Both Zoe & Poppy got me hooked on the Chanel Les Beiges Healthy Glow Bronzing Cream and now it’s cemented itself as part of my everyday makeup routine. I’m naturally quite pale so I have to tread carefully with bronzer but this cream-to-powder formula has such a natural finish and buildable coverage. Another faithful favourite is the ByTerry Cellularose in Sunny Flash, it’s like skincare and makeup combined, leaving your skin looking and feeling healthy, radiant and sun-kissed. For highlighting and bronzing all in one, I always go back to Charlotte Tilbury’s Filmstar Bronze & Glow palette for subtle and buildable bronze.
I am reaching for the bronzer on most of my makeup days at the moment. Either mixing the Becca drops with my moisturiser as a base, using the Chanel cream bronzer with a bit of concealer or dusting the bare minerals faux tan all over (including neck and décolletage). I find this bronzer to be the best colour for me, giving a quite natural flushed bronze as it feels like a much warmer and red in tone colour which I think makes it look like you’ve been away on holiday without the harmful rays! On days where I don’t want a full face of makeup, the drunk elephant sunshine drops do a superb job at giving you that fresh summer glow!
Between You And Me: Answering Your Problems Part 6
In this month’s Between You And Me series, we’re answering dilemmas on how to have those important conversations about racism, finding happiness in life, dealing with hair loss, the pressures of adulting and anxiety around going back to the office.
In this month’s Between You And Me series, we’re answering dilemmas on how to have those important conversations about racism, finding happiness in life, dealing with hair loss, the pressures of adulting and anxiety around going back to the office. Who doesn’t love a good heart to heart, eh? Let’s get into our BYAM part 6…
I’m sorry to hear this is affecting you and your mental health. Divorce is such a tricky thing to handle as a young adult. I was 21 when my parents divorced and it’s an age at which you fully understand what’s going on and your parents feel more able to share more detail with you, often making you feel like you’re stuck in the middle. I think sometimes we forget our parents have lives outside of just being “mum and dad” and it’s often hard to think of them as individuals with their own life paths, goals and opinions. It sounds like your Mum has been on a journey with her sexuality which must have been so incredibly hard at times and the fact that she is now able to live her life being the person she felt she had to hide must be very exhilarating. Much like new relationships for us, our parents probably still get those all-consuming moments of only being able to think about their new partners too. Wanting to spend every waking moment with them and feeling really happy! This will be a huge life adjustment for both of your parents, and something they’ve also got to juggle being a parent around too which is all-new for them. However, I’m sure that if they knew you felt this way, they would both feel sad about it. I think that you should get together (maybe with your sister too) and have a proper chat about it. Make it clear exactly how you’re feeling and be sure to express what you need from this situation. Would you like more time with each parent? Is there a schedule that would work better for you? Be sure to state what would help you and what you would like to change from the current scenario as well as expressing your feelings and thoughts. These things might just take a bit longer to iron themselves out as there has been such a big shift. Nothing will feel normal for a while, and that’s okay. Uncomfortable sometimes, but it will eventually settle into the new normal! In the meantime, look after yourself and make sure you are talking with friends about how you’re feeling and spend time with others who also make you feel happy!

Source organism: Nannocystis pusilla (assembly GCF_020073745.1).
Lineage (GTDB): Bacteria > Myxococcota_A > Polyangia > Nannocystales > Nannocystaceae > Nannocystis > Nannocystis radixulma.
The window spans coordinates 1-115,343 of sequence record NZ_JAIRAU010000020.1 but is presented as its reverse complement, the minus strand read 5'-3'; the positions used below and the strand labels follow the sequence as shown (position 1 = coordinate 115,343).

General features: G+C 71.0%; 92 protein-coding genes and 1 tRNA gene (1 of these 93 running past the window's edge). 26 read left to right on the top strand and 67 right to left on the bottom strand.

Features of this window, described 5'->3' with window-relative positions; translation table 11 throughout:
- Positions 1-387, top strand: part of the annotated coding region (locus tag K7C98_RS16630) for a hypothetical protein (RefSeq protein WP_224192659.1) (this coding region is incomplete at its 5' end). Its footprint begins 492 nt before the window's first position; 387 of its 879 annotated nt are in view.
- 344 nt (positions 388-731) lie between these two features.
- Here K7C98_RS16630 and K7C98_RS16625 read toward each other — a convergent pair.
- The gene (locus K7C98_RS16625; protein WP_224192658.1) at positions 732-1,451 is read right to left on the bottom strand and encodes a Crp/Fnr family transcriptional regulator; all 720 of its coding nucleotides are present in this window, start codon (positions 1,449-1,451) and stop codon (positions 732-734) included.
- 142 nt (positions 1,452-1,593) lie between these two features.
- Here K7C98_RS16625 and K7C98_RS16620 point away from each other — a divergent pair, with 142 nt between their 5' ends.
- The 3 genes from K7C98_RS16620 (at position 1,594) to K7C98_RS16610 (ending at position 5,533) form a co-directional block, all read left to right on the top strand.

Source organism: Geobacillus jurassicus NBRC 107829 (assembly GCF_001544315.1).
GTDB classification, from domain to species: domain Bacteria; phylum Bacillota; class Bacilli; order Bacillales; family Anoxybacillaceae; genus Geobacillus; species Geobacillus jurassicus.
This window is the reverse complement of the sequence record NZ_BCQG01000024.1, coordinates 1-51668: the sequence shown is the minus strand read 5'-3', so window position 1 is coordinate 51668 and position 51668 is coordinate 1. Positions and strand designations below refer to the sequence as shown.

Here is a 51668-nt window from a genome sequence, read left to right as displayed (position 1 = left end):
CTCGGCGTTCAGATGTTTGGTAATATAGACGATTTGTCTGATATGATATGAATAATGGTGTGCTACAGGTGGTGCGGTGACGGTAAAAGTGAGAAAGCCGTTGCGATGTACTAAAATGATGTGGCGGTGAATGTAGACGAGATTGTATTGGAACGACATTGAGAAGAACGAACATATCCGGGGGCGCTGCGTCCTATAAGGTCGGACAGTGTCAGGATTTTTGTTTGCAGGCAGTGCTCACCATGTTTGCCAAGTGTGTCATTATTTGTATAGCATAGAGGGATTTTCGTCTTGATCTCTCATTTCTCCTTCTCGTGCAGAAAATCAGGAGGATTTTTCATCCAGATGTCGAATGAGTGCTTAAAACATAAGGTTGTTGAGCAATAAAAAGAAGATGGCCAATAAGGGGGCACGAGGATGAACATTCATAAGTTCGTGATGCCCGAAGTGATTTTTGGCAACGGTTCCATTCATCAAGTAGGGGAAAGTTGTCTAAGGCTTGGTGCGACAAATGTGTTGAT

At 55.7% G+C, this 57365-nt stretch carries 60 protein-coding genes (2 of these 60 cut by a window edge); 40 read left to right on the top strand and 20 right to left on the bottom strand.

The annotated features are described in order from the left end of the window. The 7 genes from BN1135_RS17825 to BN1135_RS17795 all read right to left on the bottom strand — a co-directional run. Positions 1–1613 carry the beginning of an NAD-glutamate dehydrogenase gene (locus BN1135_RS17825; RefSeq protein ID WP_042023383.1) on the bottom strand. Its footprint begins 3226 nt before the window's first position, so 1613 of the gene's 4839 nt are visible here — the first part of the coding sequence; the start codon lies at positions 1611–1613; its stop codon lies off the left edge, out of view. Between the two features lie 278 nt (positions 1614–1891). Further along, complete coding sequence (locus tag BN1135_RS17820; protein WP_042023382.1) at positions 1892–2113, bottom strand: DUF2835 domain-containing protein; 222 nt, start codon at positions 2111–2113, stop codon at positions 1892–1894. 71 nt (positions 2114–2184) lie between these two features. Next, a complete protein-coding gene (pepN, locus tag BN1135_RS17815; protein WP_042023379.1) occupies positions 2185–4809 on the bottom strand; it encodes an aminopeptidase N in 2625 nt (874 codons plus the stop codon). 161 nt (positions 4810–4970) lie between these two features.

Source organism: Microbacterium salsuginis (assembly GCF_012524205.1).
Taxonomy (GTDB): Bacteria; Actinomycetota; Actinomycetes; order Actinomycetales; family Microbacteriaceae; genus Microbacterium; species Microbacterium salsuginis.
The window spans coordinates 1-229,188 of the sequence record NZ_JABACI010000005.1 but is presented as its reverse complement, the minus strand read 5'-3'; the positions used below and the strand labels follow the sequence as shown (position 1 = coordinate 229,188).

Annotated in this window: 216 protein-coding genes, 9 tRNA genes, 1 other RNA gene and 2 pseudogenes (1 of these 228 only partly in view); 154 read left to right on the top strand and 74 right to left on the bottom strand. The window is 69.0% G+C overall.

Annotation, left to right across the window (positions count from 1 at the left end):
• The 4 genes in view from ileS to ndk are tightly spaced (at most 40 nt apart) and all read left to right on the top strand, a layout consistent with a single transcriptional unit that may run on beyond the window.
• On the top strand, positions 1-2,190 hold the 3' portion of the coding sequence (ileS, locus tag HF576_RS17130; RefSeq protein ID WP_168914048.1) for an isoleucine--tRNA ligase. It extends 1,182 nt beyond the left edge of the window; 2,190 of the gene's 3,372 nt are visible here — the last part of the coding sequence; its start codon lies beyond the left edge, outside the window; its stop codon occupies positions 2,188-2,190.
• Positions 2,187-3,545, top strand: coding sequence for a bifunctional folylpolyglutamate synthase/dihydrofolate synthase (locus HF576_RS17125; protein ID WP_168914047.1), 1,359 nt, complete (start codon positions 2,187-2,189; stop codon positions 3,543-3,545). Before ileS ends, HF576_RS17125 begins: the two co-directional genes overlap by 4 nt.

Just wanted to say first thank you for reaching out to us and asking for some advice, it sounds like you are in a really tricky situation right now and it must be incredibly hard.
I hope I can help in some way as a person who has lived with divorced parents for almost her whole life. My parents split up when I was around two years old, so I’ve never really known any different, but that definitely doesn’t mean navigating their new relationships was any easier.
Dealing with a parents divorce is really difficult, I think being in your early 20’s is probably one of the hardest times to deal with this because you are at an age where you still heavily depend on your parent’s support. So, when your parents find new relationships and have others they need to support, it can be hard to handle at first. I understand too that this must be really difficult finding out about your mums’ sexuality and how she hid it from you all for such a long time. I think you really need to put yourself in her shoes and imagine how hard it must have been for her to keep this a secret for so long and how much harder it would have been to tell you all. However, I don’t blame you for struggling to be in contact with her new partner due to knowing they started a relationship while she was still with your Dad. That must be really hard to deal with. I think in this situation you just need to take your time, let your mum know that you need time to process her new relationship. But, one way to look at it is, is that your mum is finally able to express who she truly is, although hard for you and your sister, she probably is much happier now and hopefully this can be seen as a silver lining from the whole situation.